In Ron Moore’s attempt to “realize” the books on screen, Moore is forced to create a dramatic shape and theme for each episode. Moore and his writing staff must pour through an avalanche of scenes from the source material and determine which sections and which bits of dialogue are important to include in order to move the story forward yet maintain the spirit of Diana’s award winning and best-selling narrative. No small task especially when you consider they have (for Season 2) just thirteen, 55 minute time blocks in which to do this. The novels are familiar for so many who have lived with them from the beginning — over 20 years. It is in nobody’s best interest — not Ron Moore, not Sony or Starz or anyone else associated with the production — to make a television show that is unfaithful to the essence of the story. But, here we find the built-in conflict. Diana has said it best, “A book has its own shape and unlimited space in which to advance the author’s intentions.” A film adaptation — whether on the big screen or the small screen — does not have this luxury. The reality is that we cannot see everything exactly how it appeared in the novels. And, I say to that, THANK GOD!
I’ll admit, during my first viewing of Episode 202, I was more than underwhelmed by the “honeypot” scene between Jamie and Claire. It didn’t have the same level of impact for me as the book scene did. However, the scene in the television show was actually part of a larger contextual theme for the episode. I came to appreciate this after later viewings. A major theme of Episode 202 was not only the strangeness and awkwardness of the Parisian lifestyle for Jamie and Claire (and dear Murtagh) but also about Jamie’s post-traumatic stress resulting from the sadistic torture and rape he experienced at the hands of Jack Randall. In the book series — this theme was explored quite a bit. But, as we know from Season 1 and its powerful and vivid final episodes, we weren’t able to experience the full ransoming of Jamie’s soul given the limitations of the television medium. However, Jamie’s brokenness is a major theme of “Dragonfly in Amber” and, in fact, informs his character for this and many of the following books. There is no way Moore and company could not address this in a deeper fashion in Season 2 of the television series. How it was addressed in Season 2 combined a beloved book scene within a very different context. Clearly Jamie and Claire’s intimacy has been gravely affected by Jamie’s psycho-sexual trauma. Claire is trying everything she can to help him get past it and as viewers and readers, we want to see Jamie and Claire’s torrid passion return. But, these things just don’t happen overnight and we see that. It was supremely clever of the television writers to bake this theme into the famous honeypot dialogue from the book. It delights, surprises and deeply affects show watchers and book readers alike. And this, ladies and gentlemen, is what a good screen adaptation is supposed to do. Nailed it. However, if you only viewed this scene through the prism of the book, it would be lost on you and frankly, less enjoyable. After subsequent viewings, I got it and I liked it — a lot!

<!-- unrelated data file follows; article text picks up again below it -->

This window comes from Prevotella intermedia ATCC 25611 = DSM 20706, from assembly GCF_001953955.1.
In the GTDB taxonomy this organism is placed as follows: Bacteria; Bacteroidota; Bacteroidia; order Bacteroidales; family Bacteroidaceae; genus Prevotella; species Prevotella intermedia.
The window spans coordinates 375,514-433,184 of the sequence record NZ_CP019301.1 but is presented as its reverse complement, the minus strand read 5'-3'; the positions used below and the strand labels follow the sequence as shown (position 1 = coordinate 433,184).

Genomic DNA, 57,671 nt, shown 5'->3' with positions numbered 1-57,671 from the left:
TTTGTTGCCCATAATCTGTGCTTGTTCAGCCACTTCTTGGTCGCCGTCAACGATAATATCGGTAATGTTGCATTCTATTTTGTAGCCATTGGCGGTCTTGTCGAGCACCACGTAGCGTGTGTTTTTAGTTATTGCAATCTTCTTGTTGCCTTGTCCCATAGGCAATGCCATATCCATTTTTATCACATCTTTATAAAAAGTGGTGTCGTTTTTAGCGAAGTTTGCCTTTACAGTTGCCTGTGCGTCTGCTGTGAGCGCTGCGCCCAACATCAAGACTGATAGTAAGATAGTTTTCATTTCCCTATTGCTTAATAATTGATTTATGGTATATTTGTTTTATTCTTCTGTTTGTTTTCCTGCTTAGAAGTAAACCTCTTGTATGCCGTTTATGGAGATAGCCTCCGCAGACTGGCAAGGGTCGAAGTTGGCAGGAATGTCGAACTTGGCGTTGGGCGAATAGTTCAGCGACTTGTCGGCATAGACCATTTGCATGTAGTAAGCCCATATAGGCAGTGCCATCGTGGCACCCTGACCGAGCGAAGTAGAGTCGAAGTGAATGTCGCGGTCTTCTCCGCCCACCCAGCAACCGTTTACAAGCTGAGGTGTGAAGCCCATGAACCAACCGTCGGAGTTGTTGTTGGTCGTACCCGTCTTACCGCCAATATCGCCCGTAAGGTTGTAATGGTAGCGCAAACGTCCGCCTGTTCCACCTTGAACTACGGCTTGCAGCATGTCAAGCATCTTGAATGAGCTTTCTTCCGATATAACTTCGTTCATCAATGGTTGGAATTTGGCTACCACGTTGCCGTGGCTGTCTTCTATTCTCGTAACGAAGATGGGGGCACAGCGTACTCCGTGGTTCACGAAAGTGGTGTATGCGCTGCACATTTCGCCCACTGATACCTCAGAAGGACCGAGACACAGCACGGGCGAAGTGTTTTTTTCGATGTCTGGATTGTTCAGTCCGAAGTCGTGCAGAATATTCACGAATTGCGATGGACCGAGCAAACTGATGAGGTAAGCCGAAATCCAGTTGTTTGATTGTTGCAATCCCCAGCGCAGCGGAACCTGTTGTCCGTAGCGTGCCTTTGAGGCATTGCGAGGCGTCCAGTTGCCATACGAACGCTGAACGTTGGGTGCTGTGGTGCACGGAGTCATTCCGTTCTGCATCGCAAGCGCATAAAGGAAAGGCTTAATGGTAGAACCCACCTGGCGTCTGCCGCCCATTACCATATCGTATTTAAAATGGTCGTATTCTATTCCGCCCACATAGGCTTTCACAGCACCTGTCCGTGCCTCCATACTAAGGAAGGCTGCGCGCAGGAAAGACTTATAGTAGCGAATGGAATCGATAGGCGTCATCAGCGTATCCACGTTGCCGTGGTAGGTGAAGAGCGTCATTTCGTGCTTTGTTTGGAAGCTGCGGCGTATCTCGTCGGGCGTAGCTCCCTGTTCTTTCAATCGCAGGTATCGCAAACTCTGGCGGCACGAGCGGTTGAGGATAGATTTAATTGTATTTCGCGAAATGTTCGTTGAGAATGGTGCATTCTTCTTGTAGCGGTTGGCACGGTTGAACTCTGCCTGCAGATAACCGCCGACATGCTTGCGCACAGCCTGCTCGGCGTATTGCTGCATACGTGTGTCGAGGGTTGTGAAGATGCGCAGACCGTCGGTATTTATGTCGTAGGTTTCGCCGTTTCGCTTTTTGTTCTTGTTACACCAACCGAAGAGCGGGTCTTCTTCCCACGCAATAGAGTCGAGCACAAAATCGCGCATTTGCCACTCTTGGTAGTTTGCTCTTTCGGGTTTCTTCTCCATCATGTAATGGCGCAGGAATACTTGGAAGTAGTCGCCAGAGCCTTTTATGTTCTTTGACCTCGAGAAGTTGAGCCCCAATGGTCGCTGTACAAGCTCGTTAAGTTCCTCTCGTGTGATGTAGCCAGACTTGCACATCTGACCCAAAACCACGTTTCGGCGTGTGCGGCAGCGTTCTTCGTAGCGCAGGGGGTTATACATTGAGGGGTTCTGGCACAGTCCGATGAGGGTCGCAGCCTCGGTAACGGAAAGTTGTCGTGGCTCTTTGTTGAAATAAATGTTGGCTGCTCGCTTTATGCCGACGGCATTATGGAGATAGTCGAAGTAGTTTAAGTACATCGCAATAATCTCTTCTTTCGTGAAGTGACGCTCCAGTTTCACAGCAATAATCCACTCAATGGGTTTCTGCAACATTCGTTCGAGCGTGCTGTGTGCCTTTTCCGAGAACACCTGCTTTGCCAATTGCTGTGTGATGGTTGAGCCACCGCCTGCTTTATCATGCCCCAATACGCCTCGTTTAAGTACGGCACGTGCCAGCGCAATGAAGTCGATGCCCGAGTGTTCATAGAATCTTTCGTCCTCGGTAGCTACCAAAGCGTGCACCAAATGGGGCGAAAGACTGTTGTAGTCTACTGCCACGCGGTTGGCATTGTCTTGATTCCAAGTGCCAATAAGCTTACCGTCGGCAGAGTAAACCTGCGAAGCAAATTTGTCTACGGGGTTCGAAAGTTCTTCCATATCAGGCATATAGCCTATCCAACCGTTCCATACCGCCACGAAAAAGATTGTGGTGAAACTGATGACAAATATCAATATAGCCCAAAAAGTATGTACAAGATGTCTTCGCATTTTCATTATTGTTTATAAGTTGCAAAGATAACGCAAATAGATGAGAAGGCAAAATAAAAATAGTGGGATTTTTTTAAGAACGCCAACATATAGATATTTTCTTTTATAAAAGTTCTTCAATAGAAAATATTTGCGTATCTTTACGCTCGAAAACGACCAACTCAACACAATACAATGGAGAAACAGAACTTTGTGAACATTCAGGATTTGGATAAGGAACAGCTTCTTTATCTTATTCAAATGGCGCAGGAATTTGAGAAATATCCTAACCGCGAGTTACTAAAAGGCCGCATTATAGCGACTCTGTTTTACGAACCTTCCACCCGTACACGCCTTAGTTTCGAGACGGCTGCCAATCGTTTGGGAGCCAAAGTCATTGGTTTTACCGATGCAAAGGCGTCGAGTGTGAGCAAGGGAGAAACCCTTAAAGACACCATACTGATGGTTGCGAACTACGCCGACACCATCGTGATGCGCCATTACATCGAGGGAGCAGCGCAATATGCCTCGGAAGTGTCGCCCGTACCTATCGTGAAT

So, back to my point. Endless debates regarding the differences between the book and the show just take away from the story and distract from the precious time we have to enjoy the screen adaptation. I can’t imagine how completely bored I would be if there was nothing new or different about the show. As a book reader, I watch and know what’s going to happen but I don’t necessarily want to know exactly
what’s going to happen. There has to be a sense of novelty permeating an adaptation of a book series that has been around for 20 plus years. So far, somehow, I am surprised at every episode. This is good television story-telling. You can’t really ask for more. At the same time, I don’t believe Ron Moore or his writers are infallible. They will make mistakes. Everybody does. Even Diana. But, as Diana herself so wisely counsels, “If you watch the show with the book in your hand, you’re not going to enjoy either one.”
And, really, who wants that?
As a book reader are you able to enjoy changes made in the TV show? Do you feel as if Season 2 thus far reflects major plot lines in “Dragonfly in Amber?
–Diana Gabaldon quotations from The Outlandish Companion